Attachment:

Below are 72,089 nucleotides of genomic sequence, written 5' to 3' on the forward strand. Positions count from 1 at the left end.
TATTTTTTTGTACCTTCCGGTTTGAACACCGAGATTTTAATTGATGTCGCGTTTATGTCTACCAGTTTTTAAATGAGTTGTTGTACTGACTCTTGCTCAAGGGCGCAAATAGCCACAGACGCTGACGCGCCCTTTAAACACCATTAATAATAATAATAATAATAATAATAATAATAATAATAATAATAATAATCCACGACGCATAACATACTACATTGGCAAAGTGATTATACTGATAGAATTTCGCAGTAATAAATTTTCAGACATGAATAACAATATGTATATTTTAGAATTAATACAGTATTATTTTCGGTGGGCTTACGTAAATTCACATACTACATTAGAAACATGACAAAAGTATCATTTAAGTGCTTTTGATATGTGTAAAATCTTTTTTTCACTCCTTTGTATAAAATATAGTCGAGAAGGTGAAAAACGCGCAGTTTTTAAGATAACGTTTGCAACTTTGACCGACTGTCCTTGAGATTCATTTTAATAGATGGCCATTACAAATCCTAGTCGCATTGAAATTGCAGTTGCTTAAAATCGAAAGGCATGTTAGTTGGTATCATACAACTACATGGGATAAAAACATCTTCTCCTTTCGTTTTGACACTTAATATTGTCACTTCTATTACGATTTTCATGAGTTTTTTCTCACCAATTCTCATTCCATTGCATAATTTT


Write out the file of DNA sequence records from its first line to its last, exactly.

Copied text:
Below are 72,089 nucleotides of genomic sequence, written 5' to 3' on the forward strand. Positions count from 1 at the left end.
TATTTTTTTGTACCTTCCGGTTTGAACACCGAGATTTTAATTGATGTCGCGTTTATGTCTACCAGTTTTTAAATGAGTTGTTGTACTGACTCTTGCTCAAGGGCGCAAATAGCCACAGACGCTGACGCGCCCTTTAAACACCATTAATAATAATAATAATAATAATAATAATAATAATAATAATAATAATAATCCACGACGCATAACATACTACATTGGCAAAGTGATTATACTGATAGAATTTCGCAGTAATAAATTTTCAGACATGAATAACAATATGTATATTTTAGAATTAATACAGTATTATTTTCGGTGGGCTTACGTAAATTCACATACTACATTAGAAACATGACAAAAGTATCATTTAAGTGCTTTTGATATGTGTAAAATCTTTTTTTCACTCCTTTGTATAAAATATAGTCGAGAAGGTGAAAAACGCGCAGTTTTTAAGATAACGTTTGCAACTTTGACCGACTGTCCTTGAGATTCATTTTAATAGATGGCCATTACAAATCCTAGTCGCATTGAAATTGCAGTTGCTTAAAATCGAAAGGCATGTTAGTTGGTATCATACAACTACATGGGATAAAAACATCTTCTCCTTTCGTTTTGACACTTAATATTGTCACTTCTATTACGATTTTCATGAGTTTTTTCTCACCAATTCTCATTCCATTGCATAATTTT